The effect of the epidermal growth factor on hair is observed to have a disparity, in that it has both a growth-stimulatory activity and a growth-inhibitory activity (i.e., it can both prevent and cause hair loss). This observed disparity is associated with its concentration, expression levels, and timing of administration, especially when injected in the experimental animals where these properties are being observed and studied on.
For hair growth, EGF can stimulate the proliferation of hair follicles and is observed to be highly expressed in the outer root sheath near the area where keratinization occurs. On the other hand, EGF also causes the overproduction of the epidermal cells of the scalp, causing it to constrict the hair fiber, leading to hair loss.
Aside from hair growth, the epidermal growth factor has a role in the development of multiple organs and defects in its signaling lead to impairment in the development. These organs include the lungs, heart, central nervous system, bone, skin and other organs lined by epithelium, kidney, and liver.
Similarly, the functioning of these organs are also affected by the EGF, in that defects in EGF signaling leads to disease states associated with these organs. For example, in the skin, inhibition of EGFR as a treatment for cancer results in skin side effects such as acneiform eruptions, dry skin or xerosis, and paronychia or painful swelling of nail folds.
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Aside from FGF and EGF, other growth factors are also observed to have critical roles in hair growth through exerting their effects on the hair growth cycle or other mechanisms. These growth factors with critical roles in hair growth include those under the transforming growth factor-beta family and insulin-like growth factor family.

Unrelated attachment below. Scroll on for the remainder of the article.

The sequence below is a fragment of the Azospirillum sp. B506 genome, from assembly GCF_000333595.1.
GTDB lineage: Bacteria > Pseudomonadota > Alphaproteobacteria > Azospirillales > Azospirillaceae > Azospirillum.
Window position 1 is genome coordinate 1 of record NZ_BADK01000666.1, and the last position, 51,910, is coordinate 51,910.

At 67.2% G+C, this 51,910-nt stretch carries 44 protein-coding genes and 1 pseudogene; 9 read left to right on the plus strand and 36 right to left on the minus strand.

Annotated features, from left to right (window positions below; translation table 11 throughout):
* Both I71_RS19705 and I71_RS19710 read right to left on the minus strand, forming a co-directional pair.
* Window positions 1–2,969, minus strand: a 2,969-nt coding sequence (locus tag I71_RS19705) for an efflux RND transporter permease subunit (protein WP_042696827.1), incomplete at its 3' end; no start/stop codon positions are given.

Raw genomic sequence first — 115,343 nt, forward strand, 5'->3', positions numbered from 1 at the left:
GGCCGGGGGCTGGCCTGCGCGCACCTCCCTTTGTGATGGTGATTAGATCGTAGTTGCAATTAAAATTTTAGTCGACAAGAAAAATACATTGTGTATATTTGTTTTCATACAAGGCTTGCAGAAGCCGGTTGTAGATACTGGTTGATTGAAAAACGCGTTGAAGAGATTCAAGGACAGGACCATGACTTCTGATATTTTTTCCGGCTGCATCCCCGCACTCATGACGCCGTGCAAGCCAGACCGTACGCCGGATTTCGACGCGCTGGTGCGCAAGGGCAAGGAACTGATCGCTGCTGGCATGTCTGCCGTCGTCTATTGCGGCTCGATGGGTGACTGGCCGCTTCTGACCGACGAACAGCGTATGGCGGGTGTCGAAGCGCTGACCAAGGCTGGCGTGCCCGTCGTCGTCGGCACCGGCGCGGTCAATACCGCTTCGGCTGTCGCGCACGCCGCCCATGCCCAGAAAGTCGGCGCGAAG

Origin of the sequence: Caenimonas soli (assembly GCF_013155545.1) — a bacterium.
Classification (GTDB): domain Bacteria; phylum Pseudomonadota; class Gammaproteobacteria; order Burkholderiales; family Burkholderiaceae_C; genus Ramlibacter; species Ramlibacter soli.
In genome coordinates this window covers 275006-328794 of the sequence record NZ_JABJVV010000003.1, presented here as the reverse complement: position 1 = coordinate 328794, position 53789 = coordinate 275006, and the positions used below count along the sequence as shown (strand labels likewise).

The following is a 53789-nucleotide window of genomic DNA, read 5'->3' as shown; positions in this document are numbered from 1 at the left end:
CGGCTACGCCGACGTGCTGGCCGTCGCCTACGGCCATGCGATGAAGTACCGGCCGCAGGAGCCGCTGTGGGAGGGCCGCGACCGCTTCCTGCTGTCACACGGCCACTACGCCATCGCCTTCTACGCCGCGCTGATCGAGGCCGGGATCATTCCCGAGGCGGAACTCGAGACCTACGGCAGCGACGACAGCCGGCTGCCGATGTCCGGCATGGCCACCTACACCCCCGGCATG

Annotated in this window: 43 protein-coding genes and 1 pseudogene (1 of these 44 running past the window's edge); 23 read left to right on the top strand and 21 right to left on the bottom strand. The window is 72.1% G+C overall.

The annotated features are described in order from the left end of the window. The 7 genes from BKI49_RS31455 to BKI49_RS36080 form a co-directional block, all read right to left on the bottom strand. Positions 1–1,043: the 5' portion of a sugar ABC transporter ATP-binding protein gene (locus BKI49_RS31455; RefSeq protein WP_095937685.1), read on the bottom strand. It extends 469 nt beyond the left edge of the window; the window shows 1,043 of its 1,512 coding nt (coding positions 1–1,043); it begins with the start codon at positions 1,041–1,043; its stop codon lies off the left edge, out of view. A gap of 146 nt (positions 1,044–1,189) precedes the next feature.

Growth factors under the transforming growth factor-beta family are implicated in the regulation of skin and hair follicle development. Of particular interest for hair growth are the following:
The insulin-like growth factor family-1 is implicated in hair growth because of its ability to stimulate the anagen phase in the dermal papilla of hair follicles while preventing apoptosis in the catagen and telogen phases. Other members of the insulin-like growth factor family that are also implicated in hair growth include the following:
At FACE Med Store, we offer formulations and devices with a growth-stimulatory activity that can promote hair follicle development. We commit to incorporating state-of-the-art technological innovations most notably the innovative formulation that is PEP Factor for holistic and quality patient-centered care.
The topical application of the PEP Factor which is administered on its own or as a complement to different modalities also leads to visible hair growth. This innovative and ready-made formulation contains natural ingredients so it only produces minimal side effects. Its active ingredients include the basic fibroblast growth factor (bFGF), which is also a growth factor, and copper peptide, an antioxidant.
PEP Factor, as mentioned, can be used in conjunction with other hair restoration devices such as the derma roller of microneedling. This device works for hair loss by stimulating hair growth through the micro-injuries which may directly cause hair growth or provoke an inflammatory response that causes biological factors like keratinocyte mitogens and cytokines to be released and exert their effect on the growth of hair follicles.
Formulations and devices that FACE Med Store can offer, when administered together, are proven to promote optimum growth of hair follicles and can visibly improve on types of hair loss, including androgenetic alopecia (caused by androgen-suppressed hair growth) and female pattern hair loss.
The biological activities of the fibroblast growth factor, epidermal growth factor, vascular endothelial growth factor, and other growth factors are essential in the proliferation of epithelial cells, dermal papilla cells, and others. These cells play a role in the regulation of hair follicle cycling and thus help in the regeneration of hair.
We at FACE Med Store pride ourselves on excellent service and offering of the latest technologies. We provide good hair restoration and other cosmetic products with observable results even just weeks after treatment. Contact us now at (800) 770-9083 or firstname.lastname@example.org for visible hair growth and other cosmetic products that you may need for your patients.